Sunday, May 23, 2010, 19:00 — 20:30
By Brian C. J. Moore
University of Cambridge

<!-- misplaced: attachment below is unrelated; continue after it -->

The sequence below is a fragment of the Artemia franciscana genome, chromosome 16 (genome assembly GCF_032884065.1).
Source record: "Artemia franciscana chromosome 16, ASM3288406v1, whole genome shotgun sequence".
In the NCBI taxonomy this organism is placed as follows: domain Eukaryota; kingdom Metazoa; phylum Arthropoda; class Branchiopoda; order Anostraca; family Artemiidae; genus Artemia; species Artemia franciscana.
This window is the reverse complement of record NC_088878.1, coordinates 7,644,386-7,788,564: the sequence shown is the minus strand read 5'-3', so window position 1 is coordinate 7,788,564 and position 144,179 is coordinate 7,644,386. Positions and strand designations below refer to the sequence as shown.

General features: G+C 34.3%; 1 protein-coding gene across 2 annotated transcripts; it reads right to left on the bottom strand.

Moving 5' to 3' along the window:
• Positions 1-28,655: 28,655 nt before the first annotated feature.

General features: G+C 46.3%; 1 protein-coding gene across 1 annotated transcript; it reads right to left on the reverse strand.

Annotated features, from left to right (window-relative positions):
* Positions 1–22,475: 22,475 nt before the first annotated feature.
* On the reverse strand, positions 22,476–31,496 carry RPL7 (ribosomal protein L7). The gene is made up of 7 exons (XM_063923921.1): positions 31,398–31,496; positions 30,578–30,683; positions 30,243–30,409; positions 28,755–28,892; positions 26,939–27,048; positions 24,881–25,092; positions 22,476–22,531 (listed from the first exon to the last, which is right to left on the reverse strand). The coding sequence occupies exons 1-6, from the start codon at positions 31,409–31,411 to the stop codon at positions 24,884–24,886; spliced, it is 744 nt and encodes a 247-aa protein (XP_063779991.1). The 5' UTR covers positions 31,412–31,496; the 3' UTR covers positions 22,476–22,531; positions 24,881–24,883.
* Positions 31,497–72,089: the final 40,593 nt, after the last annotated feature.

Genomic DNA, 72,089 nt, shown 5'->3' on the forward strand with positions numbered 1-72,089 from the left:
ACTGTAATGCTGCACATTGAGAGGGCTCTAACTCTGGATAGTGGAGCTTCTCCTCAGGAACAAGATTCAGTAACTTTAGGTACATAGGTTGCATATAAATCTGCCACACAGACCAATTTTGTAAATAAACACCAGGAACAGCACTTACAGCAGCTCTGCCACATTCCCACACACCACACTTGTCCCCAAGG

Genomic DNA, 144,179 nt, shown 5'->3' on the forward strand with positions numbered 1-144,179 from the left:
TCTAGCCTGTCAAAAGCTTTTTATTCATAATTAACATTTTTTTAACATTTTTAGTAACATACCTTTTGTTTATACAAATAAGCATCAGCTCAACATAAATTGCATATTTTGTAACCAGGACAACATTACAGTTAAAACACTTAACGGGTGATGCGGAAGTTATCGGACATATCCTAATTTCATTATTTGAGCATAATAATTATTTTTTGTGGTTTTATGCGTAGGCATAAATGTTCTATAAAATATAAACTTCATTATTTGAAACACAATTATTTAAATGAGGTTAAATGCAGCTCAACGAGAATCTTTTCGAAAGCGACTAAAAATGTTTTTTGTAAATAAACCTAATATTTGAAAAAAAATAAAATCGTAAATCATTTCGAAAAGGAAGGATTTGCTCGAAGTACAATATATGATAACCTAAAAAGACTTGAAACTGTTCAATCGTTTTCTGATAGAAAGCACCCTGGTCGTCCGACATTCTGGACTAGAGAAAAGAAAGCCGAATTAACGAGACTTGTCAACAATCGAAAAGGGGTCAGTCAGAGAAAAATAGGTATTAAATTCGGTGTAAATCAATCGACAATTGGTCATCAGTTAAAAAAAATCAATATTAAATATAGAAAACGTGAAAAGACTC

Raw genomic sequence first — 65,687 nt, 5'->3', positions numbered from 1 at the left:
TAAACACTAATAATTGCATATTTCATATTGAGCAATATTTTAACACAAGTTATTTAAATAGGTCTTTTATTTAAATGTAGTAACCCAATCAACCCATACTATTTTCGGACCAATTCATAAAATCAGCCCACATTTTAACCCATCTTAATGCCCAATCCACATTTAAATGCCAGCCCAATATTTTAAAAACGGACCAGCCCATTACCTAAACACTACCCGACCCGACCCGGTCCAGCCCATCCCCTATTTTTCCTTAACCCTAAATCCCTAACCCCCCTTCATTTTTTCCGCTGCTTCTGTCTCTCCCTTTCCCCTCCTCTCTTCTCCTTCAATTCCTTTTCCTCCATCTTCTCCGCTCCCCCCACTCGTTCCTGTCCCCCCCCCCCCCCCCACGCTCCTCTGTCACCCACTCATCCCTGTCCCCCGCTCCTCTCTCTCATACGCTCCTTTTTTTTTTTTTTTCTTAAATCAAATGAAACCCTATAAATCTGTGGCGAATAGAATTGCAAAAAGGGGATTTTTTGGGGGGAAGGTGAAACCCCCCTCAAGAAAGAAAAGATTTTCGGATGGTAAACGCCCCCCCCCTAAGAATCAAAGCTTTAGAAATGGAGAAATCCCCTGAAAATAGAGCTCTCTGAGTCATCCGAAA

Hearing loss affects more than 10% of the adult population in most countries, and is especially prevalent among the elderly. The most common form of hearing loss arises from dysfunction of the cochlea in the inner ear. In most cases, the only form of treatment is via hearing aids or (for profound losses) cochlear implants. In this lecture I will review some of the perceptual consequences of hearing loss, which involve much more than just loss of sensitivity to weak sounds. I will then describe the signal processing that is performed in hearing aids and will consider the extent to which hearing aids “compensate” for hearing loss. Possible avenues for the future will be discussed.